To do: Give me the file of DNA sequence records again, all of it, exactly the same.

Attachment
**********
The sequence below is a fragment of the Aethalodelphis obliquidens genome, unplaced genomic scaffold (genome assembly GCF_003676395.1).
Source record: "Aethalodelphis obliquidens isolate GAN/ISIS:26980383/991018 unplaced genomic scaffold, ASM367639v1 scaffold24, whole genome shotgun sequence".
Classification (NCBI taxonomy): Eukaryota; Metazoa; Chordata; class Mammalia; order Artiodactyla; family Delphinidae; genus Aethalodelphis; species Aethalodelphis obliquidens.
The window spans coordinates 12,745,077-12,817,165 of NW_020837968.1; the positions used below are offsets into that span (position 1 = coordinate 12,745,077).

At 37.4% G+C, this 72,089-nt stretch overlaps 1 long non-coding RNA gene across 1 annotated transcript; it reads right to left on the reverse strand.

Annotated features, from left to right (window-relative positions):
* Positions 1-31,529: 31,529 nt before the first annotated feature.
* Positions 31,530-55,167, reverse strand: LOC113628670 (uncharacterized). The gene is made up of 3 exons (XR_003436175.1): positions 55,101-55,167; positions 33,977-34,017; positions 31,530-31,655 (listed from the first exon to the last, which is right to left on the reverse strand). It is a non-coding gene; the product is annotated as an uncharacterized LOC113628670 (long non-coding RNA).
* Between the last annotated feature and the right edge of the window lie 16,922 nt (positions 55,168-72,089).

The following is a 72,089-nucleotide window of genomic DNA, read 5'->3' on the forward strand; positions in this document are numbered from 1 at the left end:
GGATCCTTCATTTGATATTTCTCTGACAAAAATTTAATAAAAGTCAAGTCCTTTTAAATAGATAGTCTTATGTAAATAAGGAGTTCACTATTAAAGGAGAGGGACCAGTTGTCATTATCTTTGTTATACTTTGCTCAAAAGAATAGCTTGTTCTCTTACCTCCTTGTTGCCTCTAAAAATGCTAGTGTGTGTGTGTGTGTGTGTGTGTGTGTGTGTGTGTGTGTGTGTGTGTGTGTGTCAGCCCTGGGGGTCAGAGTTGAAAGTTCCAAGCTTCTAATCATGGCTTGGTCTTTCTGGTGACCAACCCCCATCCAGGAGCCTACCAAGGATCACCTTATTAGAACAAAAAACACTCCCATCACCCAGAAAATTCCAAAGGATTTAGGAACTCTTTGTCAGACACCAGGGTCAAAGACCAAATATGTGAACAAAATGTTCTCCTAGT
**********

The sequence below is a fragment of the Aethalodelphis obliquidens genome, unplaced genomic scaffold (genome assembly GCF_003676395.1).
Source record: "Aethalodelphis obliquidens isolate GAN/ISIS:26980383/991018 unplaced genomic scaffold, ASM367639v1 scaffold24, whole genome shotgun sequence".
Classification (NCBI taxonomy): Eukaryota; Metazoa; Chordata; class Mammalia; order Artiodactyla; family Delphinidae; genus Aethalodelphis; species Aethalodelphis obliquidens.
The window spans coordinates 12,745,077-12,817,165 of NW_020837968.1; the positions used below are offsets into that span (position 1 = coordinate 12,745,077).

At 37.4% G+C, this 72,089-nt stretch overlaps 1 long non-coding RNA gene across 1 annotated transcript; it reads right to left on the reverse strand.

Annotated features, from left to right (window-relative positions):
* Positions 1-31,529: 31,529 nt before the first annotated feature.
* Positions 31,530-55,167, reverse strand: LOC113628670 (uncharacterized). The gene is made up of 3 exons (XR_003436175.1): positions 55,101-55,167; positions 33,977-34,017; positions 31,530-31,655 (listed from the first exon to the last, which is right to left on the reverse strand). It is a non-coding gene; the product is annotated as an uncharacterized LOC113628670 (long non-coding RNA).
* Between the last annotated feature and the right edge of the window lie 16,922 nt (positions 55,168-72,089).

The following is a 72,089-nucleotide window of genomic DNA, read 5'->3' on the forward strand; positions in this document are numbered from 1 at the left end:
GGATCCTTCATTTGATATTTCTCTGACAAAAATTTAATAAAAGTCAAGTCCTTTTAAATAGATAGTCTTATGTAAATAAGGAGTTCACTATTAAAGGAGAGGGACCAGTTGTCATTATCTTTGTTATACTTTGCTCAAAAGAATAGCTTGTTCTCTTACCTCCTTGTTGCCTCTAAAAATGCTAGTGTGTGTGTGTGTGTGTGTGTGTGTGTGTGTGTGTGTGTGTGTGTGTGTGTGTCAGCCCTGGGGGTCAGAGTTGAAAGTTCCAAGCTTCTAATCATGGCTTGGTCTTTCTGGTGACCAACCCCCATCCAGGAGCCTACCAAGGATCACCTTATTAGAACAAAAAACACTCCCATCACCCAGAAAATTCCAAAGGATTTAGGAACTCTTTGTCAGACACCAGGGTCAAAGACCAAATATGTGAACAAAATGTTCTCCTAGT